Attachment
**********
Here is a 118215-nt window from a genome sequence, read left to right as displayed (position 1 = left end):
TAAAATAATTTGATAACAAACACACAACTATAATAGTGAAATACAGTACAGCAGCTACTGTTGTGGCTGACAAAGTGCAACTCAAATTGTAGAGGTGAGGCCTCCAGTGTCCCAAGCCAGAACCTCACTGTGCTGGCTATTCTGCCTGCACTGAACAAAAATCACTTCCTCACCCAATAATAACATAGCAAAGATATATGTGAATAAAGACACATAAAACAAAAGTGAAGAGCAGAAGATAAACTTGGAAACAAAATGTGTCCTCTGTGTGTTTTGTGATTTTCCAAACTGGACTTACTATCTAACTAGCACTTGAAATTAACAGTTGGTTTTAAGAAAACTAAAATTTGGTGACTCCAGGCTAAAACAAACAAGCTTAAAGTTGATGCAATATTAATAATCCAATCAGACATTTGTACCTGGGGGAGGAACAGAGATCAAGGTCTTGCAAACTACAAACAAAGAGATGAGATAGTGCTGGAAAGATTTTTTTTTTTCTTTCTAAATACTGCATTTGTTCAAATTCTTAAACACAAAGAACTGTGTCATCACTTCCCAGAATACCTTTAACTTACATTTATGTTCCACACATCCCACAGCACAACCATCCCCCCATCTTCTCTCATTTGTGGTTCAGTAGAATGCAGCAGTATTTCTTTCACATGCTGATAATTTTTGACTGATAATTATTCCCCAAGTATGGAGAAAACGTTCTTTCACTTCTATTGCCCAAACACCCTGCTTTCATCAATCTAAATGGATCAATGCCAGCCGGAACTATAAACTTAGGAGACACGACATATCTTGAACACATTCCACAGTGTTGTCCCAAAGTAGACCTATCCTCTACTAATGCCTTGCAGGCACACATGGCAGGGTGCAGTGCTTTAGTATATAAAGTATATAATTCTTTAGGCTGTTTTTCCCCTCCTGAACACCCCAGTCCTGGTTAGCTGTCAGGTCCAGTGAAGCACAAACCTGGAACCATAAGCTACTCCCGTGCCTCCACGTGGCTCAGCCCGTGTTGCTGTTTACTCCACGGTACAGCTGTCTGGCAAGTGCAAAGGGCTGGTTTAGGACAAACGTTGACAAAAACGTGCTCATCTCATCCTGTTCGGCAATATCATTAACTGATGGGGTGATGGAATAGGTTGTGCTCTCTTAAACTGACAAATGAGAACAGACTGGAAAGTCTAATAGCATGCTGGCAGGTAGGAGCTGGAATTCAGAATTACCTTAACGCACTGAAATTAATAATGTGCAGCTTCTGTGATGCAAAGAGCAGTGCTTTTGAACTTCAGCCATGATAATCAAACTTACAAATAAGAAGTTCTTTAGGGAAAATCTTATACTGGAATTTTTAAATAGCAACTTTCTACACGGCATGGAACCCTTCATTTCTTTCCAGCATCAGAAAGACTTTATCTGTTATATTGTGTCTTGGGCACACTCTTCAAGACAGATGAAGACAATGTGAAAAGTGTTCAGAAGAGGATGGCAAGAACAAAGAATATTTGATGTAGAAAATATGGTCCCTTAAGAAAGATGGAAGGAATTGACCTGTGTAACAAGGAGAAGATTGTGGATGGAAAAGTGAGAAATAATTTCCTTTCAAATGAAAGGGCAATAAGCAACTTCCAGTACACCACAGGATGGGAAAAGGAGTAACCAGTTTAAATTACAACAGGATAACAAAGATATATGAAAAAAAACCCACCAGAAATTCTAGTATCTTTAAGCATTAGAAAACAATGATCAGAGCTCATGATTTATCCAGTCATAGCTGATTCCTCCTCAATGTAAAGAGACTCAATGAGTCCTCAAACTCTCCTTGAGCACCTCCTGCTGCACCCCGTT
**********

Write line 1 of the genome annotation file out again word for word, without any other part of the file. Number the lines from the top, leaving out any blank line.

Here is a 118215-nt window from a genome sequence, read left to right as displayed (position 1 = left end):